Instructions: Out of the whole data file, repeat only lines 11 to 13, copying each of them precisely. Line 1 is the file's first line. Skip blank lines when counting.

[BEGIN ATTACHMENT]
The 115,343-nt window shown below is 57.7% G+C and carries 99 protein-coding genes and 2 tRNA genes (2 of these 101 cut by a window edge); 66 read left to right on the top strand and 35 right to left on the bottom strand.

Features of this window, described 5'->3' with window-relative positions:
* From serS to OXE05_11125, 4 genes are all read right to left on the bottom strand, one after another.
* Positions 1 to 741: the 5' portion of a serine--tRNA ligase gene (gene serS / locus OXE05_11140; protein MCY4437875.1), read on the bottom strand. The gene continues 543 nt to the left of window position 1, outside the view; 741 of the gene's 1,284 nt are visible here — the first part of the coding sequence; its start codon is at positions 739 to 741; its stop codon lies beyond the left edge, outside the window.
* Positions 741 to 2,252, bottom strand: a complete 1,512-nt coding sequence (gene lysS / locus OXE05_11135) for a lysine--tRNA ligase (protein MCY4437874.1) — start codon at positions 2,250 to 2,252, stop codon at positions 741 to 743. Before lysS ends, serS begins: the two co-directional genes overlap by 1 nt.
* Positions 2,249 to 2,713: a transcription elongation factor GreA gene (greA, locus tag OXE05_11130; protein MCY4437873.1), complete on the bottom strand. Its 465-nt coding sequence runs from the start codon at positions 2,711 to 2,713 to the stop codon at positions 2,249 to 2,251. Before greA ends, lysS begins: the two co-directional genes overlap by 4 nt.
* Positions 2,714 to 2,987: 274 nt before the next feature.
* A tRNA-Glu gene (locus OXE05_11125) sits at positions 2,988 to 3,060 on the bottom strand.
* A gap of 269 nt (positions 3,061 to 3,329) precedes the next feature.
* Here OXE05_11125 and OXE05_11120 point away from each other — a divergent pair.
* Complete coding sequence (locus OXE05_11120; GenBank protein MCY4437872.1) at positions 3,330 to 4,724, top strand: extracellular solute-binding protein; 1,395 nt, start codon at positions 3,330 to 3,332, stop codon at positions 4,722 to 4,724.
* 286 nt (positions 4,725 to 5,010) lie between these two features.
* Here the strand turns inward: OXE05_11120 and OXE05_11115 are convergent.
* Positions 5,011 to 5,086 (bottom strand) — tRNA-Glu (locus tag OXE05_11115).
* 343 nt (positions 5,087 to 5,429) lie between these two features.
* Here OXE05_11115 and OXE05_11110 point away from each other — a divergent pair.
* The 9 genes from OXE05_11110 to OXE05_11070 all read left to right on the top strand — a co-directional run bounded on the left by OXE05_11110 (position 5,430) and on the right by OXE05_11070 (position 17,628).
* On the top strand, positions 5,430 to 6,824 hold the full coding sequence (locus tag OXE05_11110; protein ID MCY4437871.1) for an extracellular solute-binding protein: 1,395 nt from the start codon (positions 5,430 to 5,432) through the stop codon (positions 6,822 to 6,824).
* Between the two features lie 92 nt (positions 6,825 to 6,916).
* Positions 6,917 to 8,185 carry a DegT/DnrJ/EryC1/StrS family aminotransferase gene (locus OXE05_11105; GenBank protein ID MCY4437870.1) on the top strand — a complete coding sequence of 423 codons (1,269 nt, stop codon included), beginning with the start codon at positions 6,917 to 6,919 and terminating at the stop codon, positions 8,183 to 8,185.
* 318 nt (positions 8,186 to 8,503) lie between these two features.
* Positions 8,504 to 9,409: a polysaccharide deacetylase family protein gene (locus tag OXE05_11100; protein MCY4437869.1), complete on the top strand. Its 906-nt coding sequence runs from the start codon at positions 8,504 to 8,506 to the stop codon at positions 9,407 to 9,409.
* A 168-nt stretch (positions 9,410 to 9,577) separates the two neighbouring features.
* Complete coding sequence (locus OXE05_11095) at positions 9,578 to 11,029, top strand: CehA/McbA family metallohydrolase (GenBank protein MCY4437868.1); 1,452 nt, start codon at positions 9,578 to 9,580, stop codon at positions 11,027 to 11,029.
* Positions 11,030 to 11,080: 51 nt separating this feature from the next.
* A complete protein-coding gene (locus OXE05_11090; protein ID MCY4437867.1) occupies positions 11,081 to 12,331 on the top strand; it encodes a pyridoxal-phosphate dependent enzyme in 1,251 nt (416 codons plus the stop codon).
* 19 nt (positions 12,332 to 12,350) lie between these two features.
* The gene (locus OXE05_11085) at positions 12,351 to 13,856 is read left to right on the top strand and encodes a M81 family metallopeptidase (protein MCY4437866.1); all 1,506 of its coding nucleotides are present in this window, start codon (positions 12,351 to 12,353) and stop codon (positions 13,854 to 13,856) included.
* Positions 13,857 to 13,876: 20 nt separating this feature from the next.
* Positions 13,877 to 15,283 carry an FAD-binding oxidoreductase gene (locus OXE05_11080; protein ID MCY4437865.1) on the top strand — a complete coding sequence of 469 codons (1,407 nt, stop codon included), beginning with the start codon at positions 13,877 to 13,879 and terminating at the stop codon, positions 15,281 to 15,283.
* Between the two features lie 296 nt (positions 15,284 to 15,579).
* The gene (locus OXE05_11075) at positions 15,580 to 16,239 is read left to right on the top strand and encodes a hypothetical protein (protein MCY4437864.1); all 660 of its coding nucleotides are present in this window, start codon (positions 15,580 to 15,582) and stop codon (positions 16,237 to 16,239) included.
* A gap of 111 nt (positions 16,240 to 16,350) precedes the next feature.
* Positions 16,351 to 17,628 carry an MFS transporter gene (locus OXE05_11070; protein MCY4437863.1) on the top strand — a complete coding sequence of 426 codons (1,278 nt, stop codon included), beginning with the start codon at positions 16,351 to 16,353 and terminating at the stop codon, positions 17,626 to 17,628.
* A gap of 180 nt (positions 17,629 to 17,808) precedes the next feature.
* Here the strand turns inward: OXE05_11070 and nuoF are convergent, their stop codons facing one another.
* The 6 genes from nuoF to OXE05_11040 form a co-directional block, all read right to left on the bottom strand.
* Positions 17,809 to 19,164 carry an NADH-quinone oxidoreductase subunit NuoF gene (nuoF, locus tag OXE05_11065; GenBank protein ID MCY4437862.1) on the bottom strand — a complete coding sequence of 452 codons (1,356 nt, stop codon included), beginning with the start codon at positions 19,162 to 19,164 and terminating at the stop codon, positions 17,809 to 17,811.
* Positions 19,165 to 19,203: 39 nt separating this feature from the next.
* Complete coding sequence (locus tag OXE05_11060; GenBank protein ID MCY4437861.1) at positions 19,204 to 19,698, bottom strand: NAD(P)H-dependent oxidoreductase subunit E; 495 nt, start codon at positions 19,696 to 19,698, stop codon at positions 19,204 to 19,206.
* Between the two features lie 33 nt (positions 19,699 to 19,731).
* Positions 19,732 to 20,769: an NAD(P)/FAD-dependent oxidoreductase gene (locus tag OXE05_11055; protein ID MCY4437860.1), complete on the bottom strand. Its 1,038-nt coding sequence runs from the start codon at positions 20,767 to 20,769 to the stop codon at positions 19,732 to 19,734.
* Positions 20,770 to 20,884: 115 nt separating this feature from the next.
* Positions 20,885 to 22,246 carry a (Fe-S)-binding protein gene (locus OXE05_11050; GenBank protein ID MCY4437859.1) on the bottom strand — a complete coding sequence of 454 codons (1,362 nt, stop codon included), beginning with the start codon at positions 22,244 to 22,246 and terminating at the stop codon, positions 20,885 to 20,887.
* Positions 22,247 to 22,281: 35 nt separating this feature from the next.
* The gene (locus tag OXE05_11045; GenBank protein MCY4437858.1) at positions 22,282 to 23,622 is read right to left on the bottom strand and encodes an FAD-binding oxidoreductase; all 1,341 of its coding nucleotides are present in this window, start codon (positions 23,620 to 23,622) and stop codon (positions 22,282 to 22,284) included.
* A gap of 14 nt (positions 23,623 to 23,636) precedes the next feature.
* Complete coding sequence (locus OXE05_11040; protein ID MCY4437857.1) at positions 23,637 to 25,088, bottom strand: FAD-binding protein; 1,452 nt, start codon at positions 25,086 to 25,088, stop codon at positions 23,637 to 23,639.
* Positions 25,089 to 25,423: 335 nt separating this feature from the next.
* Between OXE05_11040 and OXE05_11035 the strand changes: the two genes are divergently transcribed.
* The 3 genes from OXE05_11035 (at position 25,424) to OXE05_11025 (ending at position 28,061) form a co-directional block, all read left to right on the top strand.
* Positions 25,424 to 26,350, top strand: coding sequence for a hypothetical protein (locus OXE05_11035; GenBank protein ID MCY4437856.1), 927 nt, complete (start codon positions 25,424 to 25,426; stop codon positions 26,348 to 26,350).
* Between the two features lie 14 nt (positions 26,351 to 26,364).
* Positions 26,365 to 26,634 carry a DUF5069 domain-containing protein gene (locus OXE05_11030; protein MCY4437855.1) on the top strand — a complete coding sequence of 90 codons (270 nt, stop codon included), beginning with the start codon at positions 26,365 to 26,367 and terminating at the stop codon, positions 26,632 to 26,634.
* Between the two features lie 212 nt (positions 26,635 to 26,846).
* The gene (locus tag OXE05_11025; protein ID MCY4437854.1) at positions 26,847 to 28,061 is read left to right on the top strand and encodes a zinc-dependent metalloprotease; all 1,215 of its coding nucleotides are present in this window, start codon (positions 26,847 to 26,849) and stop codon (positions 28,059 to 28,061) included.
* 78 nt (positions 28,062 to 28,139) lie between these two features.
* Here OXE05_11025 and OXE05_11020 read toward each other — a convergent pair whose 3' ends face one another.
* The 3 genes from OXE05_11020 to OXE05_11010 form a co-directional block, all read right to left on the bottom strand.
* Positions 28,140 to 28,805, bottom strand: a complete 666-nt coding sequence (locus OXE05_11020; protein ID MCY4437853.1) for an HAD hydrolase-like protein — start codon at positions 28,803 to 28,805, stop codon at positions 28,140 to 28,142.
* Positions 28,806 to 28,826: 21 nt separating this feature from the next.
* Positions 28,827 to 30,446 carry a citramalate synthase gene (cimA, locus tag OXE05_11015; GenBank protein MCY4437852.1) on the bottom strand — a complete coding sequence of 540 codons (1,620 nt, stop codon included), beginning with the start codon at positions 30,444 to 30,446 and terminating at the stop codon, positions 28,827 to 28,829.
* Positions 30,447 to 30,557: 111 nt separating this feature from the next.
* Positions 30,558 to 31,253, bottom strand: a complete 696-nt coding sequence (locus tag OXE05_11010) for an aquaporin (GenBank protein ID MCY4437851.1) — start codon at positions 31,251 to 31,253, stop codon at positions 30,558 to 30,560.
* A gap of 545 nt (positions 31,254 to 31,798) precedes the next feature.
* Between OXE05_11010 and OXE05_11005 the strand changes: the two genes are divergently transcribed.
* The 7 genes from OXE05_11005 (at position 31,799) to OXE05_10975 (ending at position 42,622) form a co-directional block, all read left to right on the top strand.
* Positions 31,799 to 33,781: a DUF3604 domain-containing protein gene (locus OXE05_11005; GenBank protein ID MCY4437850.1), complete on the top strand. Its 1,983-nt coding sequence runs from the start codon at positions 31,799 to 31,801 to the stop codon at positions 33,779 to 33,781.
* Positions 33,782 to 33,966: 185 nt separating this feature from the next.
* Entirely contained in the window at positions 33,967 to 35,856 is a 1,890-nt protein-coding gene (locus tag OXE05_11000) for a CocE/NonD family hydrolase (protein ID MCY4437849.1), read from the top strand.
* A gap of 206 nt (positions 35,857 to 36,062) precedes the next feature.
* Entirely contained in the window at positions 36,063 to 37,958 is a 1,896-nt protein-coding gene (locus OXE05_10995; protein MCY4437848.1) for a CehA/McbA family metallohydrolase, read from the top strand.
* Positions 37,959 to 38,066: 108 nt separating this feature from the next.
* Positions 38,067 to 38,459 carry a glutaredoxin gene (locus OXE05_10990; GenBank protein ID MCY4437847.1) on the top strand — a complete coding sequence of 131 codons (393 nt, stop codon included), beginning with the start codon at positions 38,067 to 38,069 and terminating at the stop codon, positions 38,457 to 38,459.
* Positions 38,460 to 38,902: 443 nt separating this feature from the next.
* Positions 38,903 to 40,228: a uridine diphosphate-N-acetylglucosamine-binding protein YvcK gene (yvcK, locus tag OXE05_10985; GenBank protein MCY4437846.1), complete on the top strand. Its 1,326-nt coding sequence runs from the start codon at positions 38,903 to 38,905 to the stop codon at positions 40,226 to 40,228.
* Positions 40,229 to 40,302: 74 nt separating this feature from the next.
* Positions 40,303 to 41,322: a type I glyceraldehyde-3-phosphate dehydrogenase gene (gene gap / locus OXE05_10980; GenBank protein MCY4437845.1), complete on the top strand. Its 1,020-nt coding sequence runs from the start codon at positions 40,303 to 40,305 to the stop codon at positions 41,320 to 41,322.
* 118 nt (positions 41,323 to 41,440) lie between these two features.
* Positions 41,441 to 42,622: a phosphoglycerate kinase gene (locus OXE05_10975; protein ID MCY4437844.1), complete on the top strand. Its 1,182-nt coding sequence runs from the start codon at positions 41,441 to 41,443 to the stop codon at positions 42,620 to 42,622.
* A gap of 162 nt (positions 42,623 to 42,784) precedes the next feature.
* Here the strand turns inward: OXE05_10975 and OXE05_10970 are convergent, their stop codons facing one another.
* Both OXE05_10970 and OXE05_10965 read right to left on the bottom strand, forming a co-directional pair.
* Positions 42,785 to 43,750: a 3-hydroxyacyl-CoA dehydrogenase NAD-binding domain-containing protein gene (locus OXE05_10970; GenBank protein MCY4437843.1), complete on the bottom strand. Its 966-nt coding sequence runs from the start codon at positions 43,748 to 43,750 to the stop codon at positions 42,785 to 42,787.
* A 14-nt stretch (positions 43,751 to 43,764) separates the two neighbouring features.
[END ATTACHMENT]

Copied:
* Complete coding sequence (locus OXE05_11120; GenBank protein MCY4437872.1) at positions 3,330 to 4,724, top strand: extracellular solute-binding protein; 1,395 nt, start codon at positions 3,330 to 3,332, stop codon at positions 4,722 to 4,724.
* 286 nt (positions 4,725 to 5,010) lie between these two features.
* Here the strand turns inward: OXE05_11120 and OXE05_11115 are convergent.